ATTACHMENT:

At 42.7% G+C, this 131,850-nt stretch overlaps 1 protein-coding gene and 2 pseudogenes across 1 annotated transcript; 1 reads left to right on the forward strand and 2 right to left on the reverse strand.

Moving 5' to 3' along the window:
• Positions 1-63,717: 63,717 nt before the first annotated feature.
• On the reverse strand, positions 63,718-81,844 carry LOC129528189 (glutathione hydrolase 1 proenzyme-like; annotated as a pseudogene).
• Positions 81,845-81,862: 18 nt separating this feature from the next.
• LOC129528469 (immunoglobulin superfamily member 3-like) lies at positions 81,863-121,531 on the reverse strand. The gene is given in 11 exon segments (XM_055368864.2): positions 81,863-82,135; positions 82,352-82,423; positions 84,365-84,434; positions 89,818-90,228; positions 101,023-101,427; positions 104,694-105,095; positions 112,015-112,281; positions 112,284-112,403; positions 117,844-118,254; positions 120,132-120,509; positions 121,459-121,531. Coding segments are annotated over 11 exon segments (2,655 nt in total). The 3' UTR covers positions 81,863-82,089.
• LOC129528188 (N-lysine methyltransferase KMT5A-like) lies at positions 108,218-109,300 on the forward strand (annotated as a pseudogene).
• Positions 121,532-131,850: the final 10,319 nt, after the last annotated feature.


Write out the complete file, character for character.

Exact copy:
At 42.7% G+C, this 131,850-nt stretch overlaps 1 protein-coding gene and 2 pseudogenes across 1 annotated transcript; 1 reads left to right on the forward strand and 2 right to left on the reverse strand.

Moving 5' to 3' along the window:
• Positions 1-63,717: 63,717 nt before the first annotated feature.
• On the reverse strand, positions 63,718-81,844 carry LOC129528189 (glutathione hydrolase 1 proenzyme-like; annotated as a pseudogene).
• Positions 81,845-81,862: 18 nt separating this feature from the next.
• LOC129528469 (immunoglobulin superfamily member 3-like) lies at positions 81,863-121,531 on the reverse strand. The gene is given in 11 exon segments (XM_055368864.2): positions 81,863-82,135; positions 82,352-82,423; positions 84,365-84,434; positions 89,818-90,228; positions 101,023-101,427; positions 104,694-105,095; positions 112,015-112,281; positions 112,284-112,403; positions 117,844-118,254; positions 120,132-120,509; positions 121,459-121,531. Coding segments are annotated over 11 exon segments (2,655 nt in total). The 3' UTR covers positions 81,863-82,089.
• LOC129528188 (N-lysine methyltransferase KMT5A-like) lies at positions 108,218-109,300 on the forward strand (annotated as a pseudogene).
• Positions 121,532-131,850: the final 10,319 nt, after the last annotated feature.